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Edith Wharton

Author: Hermione Lee
Publisher: New York : Alfred A. Knopf, 2007.
Edition/Format:   Book : Biography : English : 1st U.S. edView all editions and formats
Database:WorldCat
Summary:
Biographer Lee gives us a new Edith Wharton--tough, startlingly modern, as brilliant and complex as her fiction. Born in 1862, Wharton escaped the suffocating fate of the well-born female, traveled adventurously in Europe and eventually settled in France. She developed a forceful literary professionalism and thrived in a luminous society that included Bernard Berenson, Aldous Huxley and most famously Henry James,  Read more...
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Details

Genre/Form: Biography
History
Named Person: Edith Wharton; Edith Wharton
Material Type: Biography, Internet resource
Document Type: Book, Internet Resource
All Authors / Contributors: Hermione Lee
ISBN: 0375400044 9780375400049
OCLC Number: 73140273
Notes: "This is a Borzoi Book"--T.p. verso.
Originally published: London : Chatto & Windus, c2007.
Description: viii, 869 p., [24] p. of plates : ill., genealogical table ; 24 cm.
Contents: pt. 1 --
1. An American in Paris --
2. Making up --
3. Pussy Jones --
4. Italian backgrounds --
5. The Decoration of Houses --
6. The republic of letters --
7. Obligations --
8. The legend --
9. Friends in England --
pt. 2 --
10. Mme. Warthon --
11. L'Ame close --
12. La demanderesse --
13. Getting what you want --
14. Fighting France --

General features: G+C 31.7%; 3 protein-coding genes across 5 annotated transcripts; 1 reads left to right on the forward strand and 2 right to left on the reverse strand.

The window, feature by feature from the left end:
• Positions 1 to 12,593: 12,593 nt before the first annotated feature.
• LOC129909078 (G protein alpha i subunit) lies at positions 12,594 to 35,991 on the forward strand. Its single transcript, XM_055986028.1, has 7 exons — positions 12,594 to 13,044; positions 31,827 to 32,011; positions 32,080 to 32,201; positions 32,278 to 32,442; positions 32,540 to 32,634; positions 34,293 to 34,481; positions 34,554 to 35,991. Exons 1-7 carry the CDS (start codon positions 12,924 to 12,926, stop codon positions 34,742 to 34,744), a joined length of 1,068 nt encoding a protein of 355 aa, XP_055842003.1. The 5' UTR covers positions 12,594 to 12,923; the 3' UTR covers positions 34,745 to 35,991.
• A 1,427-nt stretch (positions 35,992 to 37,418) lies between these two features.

15. Une seconde patrie --
pt. 3 --
16. Pavillon/Chateau --
17. The Age of Innocence --
18. Jazz --
19. A private library --
20. All souls' --
Edith Wharton's family tree --
Notes --
Select bibliography and abbreviations --
Acknowledgements --
Index.
Responsibility: Hermione Lee.
More information:

Abstract:

Biographer Lee gives us a new Edith Wharton--tough, startlingly modern, as brilliant and complex as her fiction. Born in 1862, Wharton escaped the suffocating fate of the well-born female, traveled adventurously in Europe and eventually settled in France. She developed a forceful literary professionalism and thrived in a luminous society that included Bernard Berenson, Aldous Huxley and most famously Henry James, who here emerges more as peer than as master. Wharton's life was fed by nonliterary enthusiasms as well: houses and gardens, relief efforts during the Great War, and the culture of the Old World, which she never tired of absorbing. Yet intimacy eluded her: unhappily married and childless, her one brush with passion came and went in midlife, an affair intimately recounted here. Lee interweaves Wharton's life with the evolution of her writing, the full scope of which shows her to be far more daring than her stereotype as lapidarian chronicler of the Gilded Age.--From publisher description.

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Linked Data


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